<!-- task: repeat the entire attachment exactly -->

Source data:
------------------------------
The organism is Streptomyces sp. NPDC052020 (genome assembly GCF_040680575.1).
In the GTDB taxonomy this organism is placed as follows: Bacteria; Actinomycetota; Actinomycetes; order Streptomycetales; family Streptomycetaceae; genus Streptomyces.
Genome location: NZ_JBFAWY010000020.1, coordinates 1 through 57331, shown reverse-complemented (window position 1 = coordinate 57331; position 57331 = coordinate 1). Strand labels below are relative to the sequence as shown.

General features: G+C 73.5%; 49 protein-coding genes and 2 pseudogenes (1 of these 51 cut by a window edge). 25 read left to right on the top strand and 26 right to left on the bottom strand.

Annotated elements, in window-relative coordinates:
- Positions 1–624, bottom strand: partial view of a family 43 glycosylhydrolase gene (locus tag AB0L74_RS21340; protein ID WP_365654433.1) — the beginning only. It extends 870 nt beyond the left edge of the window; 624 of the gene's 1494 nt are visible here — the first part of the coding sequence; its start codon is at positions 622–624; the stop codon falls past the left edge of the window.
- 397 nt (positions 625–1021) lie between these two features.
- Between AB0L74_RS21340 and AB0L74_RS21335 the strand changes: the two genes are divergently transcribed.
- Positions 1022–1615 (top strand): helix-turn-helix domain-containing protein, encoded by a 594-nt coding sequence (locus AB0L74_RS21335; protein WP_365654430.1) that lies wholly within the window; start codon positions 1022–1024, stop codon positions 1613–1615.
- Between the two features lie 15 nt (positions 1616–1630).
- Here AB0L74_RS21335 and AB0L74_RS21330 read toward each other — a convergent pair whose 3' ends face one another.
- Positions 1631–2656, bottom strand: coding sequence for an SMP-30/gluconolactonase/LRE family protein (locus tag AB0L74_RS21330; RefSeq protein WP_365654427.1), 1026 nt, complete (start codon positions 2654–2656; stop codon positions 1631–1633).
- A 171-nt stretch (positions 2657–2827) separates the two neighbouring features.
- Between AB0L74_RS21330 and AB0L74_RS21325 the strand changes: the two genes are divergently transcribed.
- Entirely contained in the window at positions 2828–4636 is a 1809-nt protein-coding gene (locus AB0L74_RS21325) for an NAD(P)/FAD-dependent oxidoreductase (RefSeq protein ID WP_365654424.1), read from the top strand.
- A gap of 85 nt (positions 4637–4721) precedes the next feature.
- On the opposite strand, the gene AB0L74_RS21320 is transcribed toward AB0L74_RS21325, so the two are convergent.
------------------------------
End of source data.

The organism is Streptomyces sp. NPDC052020 (genome assembly GCF_040680575.1).
In the GTDB taxonomy this organism is placed as follows: Bacteria; Actinomycetota; Actinomycetes; order Streptomycetales; family Streptomycetaceae; genus Streptomyces.
Genome location: NZ_JBFAWY010000020.1, coordinates 1 through 57331, shown reverse-complemented (window position 1 = coordinate 57331; position 57331 = coordinate 1). Strand labels below are relative to the sequence as shown.

General features: G+C 73.5%; 49 protein-coding genes and 2 pseudogenes (1 of these 51 cut by a window edge). 25 read left to right on the top strand and 26 right to left on the bottom strand.

Annotated elements, in window-relative coordinates:
- Positions 1–624, bottom strand: partial view of a family 43 glycosylhydrolase gene (locus tag AB0L74_RS21340; protein ID WP_365654433.1) — the beginning only. It extends 870 nt beyond the left edge of the window; 624 of the gene's 1494 nt are visible here — the first part of the coding sequence; its start codon is at positions 622–624; the stop codon falls past the left edge of the window.
- 397 nt (positions 625–1021) lie between these two features.
- Between AB0L74_RS21340 and AB0L74_RS21335 the strand changes: the two genes are divergently transcribed.
- Positions 1022–1615 (top strand): helix-turn-helix domain-containing protein, encoded by a 594-nt coding sequence (locus AB0L74_RS21335; protein WP_365654430.1) that lies wholly within the window; start codon positions 1022–1024, stop codon positions 1613–1615.
- Between the two features lie 15 nt (positions 1616–1630).
- Here AB0L74_RS21335 and AB0L74_RS21330 read toward each other — a convergent pair whose 3' ends face one another.
- Positions 1631–2656, bottom strand: coding sequence for an SMP-30/gluconolactonase/LRE family protein (locus tag AB0L74_RS21330; RefSeq protein WP_365654427.1), 1026 nt, complete (start codon positions 2654–2656; stop codon positions 1631–1633).
- A 171-nt stretch (positions 2657–2827) separates the two neighbouring features.
- Between AB0L74_RS21330 and AB0L74_RS21325 the strand changes: the two genes are divergently transcribed.
- Entirely contained in the window at positions 2828–4636 is a 1809-nt protein-coding gene (locus AB0L74_RS21325) for an NAD(P)/FAD-dependent oxidoreductase (RefSeq protein ID WP_365654424.1), read from the top strand.
- A gap of 85 nt (positions 4637–4721) precedes the next feature.
- On the opposite strand, the gene AB0L74_RS21320 is transcribed toward AB0L74_RS21325, so the two are convergent.